Felicissimus was the head of the Treasury of Rome between the years 270 and 271. But, instead of looking after the empire’s mints, he dedicated himself to keeping a part of the silver with which the coins were made and to minting others of lesser quality. The fraud was discovered by the authorities, which caused a gigantic revolt among the workers, who had to take their part in the scam, known as Bellum Monetariorum (the war of the Purses) , which could only be put down by sending the legions. More than 7. 000 soldiers lost their lives, as did Felicissimus, who was killed. Even the mint itself of Rome had to be temporarily closed.
When it was all over, abundant and irregular series of Divoclaudian Antoninians ―coins in honor of Emperor Claudius II and issued from the year 270, Aureliano’s reign began – they were already running throughout the empire. Not only those minted in Rome, but the counterfeit model was exported to Gaul and North Africa, where new mints dedicated to mass imitation of these copies were created. And so they arrived in Hispania, at an economically bad time, where the small coin did not exist and where the factories of imitation pieces alleviated that shortage.
In 1986, during excavations in the city of Regina Turdulorum (Casas de Reina, Badajoz) a group of 818 of these coins minted in copper and a fibula that tied the bag where they were hidden, possibly by a merchant or a tavern keeper. Perhaps because they did not seem of much value, they were not analyzed after being discovered and were stored in the Provincial Archaeological Museum of Badajoz. But now the study El tesoro de Regina Turdulorum (Casas de Reina, Badajoz) , published by the publisher Archaeopress (Oxford), by the historian and doctor in archeology David Martínez Chico, turns it into “The most outstanding Divoclaudian imitation money set in Hispania.”
Most of the coins, minted in copper, are of the Divo Claudio and bear the legend consecratio (consecration) on the reverse. The most common figure of this face is the funeral pyre in front of the eagle, symbols that made reference to the conversion of the emperor into a divinity.
Regina Turdulorum was a Betic city that was in the Plain of San Bernardo, in the foothills of Sierra Morena. Its location allowed easy access to the mining resources of the south of the peninsula and to the fundamental road axis that linked two large cities: Híspalis (Seville) and Emerita Augusta (Mérida). Regina had its origin in a oppidum túrdulo ―Iberian people between the 5th and 2nd centuries BC, which became municipium during Vespasian’s reign (1st century) and disappeared in the late 4th or early 5th centuries, when the treasure was hidden.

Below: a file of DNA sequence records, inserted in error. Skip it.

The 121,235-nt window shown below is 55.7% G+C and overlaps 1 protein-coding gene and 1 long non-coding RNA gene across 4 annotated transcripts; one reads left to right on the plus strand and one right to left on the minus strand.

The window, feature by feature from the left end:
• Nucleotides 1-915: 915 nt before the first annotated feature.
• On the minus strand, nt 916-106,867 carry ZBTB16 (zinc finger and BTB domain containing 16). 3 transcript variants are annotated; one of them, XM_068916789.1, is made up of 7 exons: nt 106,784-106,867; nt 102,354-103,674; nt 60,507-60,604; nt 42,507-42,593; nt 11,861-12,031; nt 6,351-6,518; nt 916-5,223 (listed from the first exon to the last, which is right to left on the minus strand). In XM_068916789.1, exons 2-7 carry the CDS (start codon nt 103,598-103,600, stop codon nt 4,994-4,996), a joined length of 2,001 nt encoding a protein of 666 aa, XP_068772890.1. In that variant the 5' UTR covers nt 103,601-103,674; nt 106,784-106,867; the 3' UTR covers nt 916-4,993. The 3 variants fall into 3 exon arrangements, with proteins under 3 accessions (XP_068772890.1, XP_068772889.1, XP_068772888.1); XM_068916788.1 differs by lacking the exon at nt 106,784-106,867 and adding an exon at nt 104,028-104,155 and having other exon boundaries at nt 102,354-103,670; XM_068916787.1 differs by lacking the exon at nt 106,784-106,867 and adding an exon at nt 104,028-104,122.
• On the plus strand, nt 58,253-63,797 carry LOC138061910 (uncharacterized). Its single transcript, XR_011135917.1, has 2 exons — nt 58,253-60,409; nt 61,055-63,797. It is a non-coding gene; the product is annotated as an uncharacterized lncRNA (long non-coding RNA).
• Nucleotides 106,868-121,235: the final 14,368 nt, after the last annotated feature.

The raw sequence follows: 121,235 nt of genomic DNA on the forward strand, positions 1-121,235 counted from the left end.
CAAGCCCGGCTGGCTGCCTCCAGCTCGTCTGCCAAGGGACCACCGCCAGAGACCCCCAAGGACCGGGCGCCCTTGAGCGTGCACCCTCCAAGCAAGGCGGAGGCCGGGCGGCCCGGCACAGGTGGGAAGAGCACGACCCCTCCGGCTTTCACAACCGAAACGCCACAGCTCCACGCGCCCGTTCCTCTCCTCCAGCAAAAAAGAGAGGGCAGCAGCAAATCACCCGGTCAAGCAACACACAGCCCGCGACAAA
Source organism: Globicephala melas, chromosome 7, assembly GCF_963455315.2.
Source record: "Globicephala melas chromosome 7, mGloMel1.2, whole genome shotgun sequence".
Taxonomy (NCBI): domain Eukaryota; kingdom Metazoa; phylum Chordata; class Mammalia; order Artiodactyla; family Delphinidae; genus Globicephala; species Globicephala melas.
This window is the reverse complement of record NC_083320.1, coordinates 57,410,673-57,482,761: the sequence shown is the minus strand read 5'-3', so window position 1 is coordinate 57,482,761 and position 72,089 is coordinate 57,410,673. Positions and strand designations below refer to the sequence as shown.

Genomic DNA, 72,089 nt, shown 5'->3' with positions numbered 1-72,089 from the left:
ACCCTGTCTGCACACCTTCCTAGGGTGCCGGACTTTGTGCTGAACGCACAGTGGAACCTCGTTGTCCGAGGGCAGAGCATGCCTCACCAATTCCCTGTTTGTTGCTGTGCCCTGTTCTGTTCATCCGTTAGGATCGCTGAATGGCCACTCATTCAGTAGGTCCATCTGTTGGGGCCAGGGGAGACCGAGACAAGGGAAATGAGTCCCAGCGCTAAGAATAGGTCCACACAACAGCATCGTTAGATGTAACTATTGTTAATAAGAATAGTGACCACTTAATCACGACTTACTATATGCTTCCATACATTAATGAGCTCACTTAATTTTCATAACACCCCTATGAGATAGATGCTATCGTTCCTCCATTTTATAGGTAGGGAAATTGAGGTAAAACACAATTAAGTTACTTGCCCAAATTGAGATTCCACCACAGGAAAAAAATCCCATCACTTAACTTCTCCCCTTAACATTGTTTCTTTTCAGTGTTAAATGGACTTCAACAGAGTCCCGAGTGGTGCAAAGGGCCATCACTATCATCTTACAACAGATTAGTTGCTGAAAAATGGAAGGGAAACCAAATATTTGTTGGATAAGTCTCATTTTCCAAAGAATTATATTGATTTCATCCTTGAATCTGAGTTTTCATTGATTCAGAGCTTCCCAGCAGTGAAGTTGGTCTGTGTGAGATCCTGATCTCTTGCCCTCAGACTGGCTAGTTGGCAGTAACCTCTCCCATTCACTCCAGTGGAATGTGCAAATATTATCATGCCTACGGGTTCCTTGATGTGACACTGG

Regina has been excavated since the eighties of the last century. Archaeologists have determined that it had an orthogonal base, with paved roads and a powerful drainage network, as well as public buildings such as a theater, a forum, a temple dedicated to Pietas Augusta and a construction of a commercial nature. The coins were found compacted between the walls of the southern façade of the latter building, some 90 meters from the road. Next to them, a fibula was also located that “must have served as a lock for a linen, cloth or leather bag, and where the coins must have been hidden in origin.” The southern walls of the building where it was found currently conserve its plinth and part of the elevation, and in it a significant number of amphorae embedded in the sand have been exhumed, which allows archaeologists to suggest that it was a shop or tavern.
Martínez Chico recalls that “this set, despite the years that have passed since its discovery, had never been studied” and that “it raises more questions than answers.” The historian details that the fibula was manufactured between the 2nd or 3rd centuries with “a beautiful polychrome of brightly colored enamel” and that the bag was made of “linen, cloth or leather”.
“Regina’s treasure deserves to be interpreted from various points of view and the main thing is that perhaps we are talking about pieces withdrawn from circulation and intentionally because they have been identified as imitations,” explains Martínez Chico. “Be that as it may”, he continues, “this does not exclude their implicit acceptance by their eventual users, knowing that they were imitations. If the intention was to proceed with their smelting, exchange them for other currencies after a legal demonetization or, even, to launch them again in a timely manner into the monetary circuit, it is something that we will not know for sure “. That is a secret that the shopkeeper took to the grave.